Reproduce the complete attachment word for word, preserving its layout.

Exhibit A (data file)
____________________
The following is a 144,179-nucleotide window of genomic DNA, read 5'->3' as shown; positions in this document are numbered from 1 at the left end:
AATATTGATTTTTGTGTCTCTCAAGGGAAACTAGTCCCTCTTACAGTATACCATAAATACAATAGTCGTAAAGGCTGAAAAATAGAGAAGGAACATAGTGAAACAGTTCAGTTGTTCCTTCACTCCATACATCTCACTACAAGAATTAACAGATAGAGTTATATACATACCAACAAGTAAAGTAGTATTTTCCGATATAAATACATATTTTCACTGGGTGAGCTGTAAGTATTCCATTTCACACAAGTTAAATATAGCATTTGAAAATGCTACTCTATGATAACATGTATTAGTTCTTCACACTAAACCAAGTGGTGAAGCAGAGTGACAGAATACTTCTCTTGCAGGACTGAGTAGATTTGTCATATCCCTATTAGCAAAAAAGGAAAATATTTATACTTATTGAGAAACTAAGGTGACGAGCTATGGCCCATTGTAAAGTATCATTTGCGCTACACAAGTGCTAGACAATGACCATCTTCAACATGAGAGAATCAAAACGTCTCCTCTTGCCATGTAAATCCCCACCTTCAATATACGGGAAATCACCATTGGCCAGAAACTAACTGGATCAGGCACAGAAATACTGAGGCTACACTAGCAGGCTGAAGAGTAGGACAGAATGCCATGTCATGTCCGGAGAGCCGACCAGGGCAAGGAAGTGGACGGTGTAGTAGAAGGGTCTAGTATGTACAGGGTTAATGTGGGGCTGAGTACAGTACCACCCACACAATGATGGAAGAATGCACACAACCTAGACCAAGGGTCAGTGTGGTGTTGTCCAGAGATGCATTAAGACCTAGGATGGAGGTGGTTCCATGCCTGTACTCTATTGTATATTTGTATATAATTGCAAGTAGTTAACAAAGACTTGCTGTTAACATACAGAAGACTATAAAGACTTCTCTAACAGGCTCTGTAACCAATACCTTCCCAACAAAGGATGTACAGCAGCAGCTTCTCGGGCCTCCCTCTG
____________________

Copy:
The following is a 144,179-nucleotide window of genomic DNA, read 5'->3' as shown; positions in this document are numbered from 1 at the left end:
AATATTGATTTTTGTGTCTCTCAAGGGAAACTAGTCCCTCTTACAGTATACCATAAATACAATAGTCGTAAAGGCTGAAAAATAGAGAAGGAACATAGTGAAACAGTTCAGTTGTTCCTTCACTCCATACATCTCACTACAAGAATTAACAGATAGAGTTATATACATACCAACAAGTAAAGTAGTATTTTCCGATATAAATACATATTTTCACTGGGTGAGCTGTAAGTATTCCATTTCACACAAGTTAAATATAGCATTTGAAAATGCTACTCTATGATAACATGTATTAGTTCTTCACACTAAACCAAGTGGTGAAGCAGAGTGACAGAATACTTCTCTTGCAGGACTGAGTAGATTTGTCATATCCCTATTAGCAAAAAAGGAAAATATTTATACTTATTGAGAAACTAAGGTGACGAGCTATGGCCCATTGTAAAGTATCATTTGCGCTACACAAGTGCTAGACAATGACCATCTTCAACATGAGAGAATCAAAACGTCTCCTCTTGCCATGTAAATCCCCACCTTCAATATACGGGAAATCACCATTGGCCAGAAACTAACTGGATCAGGCACAGAAATACTGAGGCTACACTAGCAGGCTGAAGAGTAGGACAGAATGCCATGTCATGTCCGGAGAGCCGACCAGGGCAAGGAAGTGGACGGTGTAGTAGAAGGGTCTAGTATGTACAGGGTTAATGTGGGGCTGAGTACAGTACCACCCACACAATGATGGAAGAATGCACACAACCTAGACCAAGGGTCAGTGTGGTGTTGTCCAGAGATGCATTAAGACCTAGGATGGAGGTGGTTCCATGCCTGTACTCTATTGTATATTTGTATATAATTGCAAGTAGTTAACAAAGACTTGCTGTTAACATACAGAAGACTATAAAGACTTCTCTAACAGGCTCTGTAACCAATACCTTCCCAACAAAGGATGTACAGCAGCAGCTTCTCGGGCCTCCCTCTG